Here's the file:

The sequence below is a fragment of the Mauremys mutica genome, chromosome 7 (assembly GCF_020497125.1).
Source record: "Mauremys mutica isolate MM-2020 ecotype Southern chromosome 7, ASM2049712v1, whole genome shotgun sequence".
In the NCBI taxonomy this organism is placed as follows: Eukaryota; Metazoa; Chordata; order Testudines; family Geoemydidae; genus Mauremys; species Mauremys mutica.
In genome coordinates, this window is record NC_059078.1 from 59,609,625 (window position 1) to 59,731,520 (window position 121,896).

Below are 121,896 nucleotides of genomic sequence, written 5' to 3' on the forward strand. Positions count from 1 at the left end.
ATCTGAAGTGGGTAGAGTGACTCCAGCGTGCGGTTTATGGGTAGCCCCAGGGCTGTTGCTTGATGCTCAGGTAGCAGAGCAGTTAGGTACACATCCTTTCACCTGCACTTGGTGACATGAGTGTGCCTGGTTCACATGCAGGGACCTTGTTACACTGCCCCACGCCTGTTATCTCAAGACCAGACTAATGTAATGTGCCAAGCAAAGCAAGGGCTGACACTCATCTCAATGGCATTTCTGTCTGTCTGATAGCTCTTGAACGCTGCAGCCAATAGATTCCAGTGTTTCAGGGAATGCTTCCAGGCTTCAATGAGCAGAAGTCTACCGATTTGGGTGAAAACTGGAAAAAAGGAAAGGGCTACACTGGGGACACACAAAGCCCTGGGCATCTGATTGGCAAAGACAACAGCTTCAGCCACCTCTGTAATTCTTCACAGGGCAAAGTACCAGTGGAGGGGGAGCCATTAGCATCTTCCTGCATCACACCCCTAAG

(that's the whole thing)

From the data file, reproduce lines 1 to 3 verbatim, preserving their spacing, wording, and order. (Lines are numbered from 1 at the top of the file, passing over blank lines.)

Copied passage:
The sequence below is a fragment of the Mauremys mutica genome, chromosome 7 (assembly GCF_020497125.1).
Source record: "Mauremys mutica isolate MM-2020 ecotype Southern chromosome 7, ASM2049712v1, whole genome shotgun sequence".
In the NCBI taxonomy this organism is placed as follows: Eukaryota; Metazoa; Chordata; order Testudines; family Geoemydidae; genus Mauremys; species Mauremys mutica.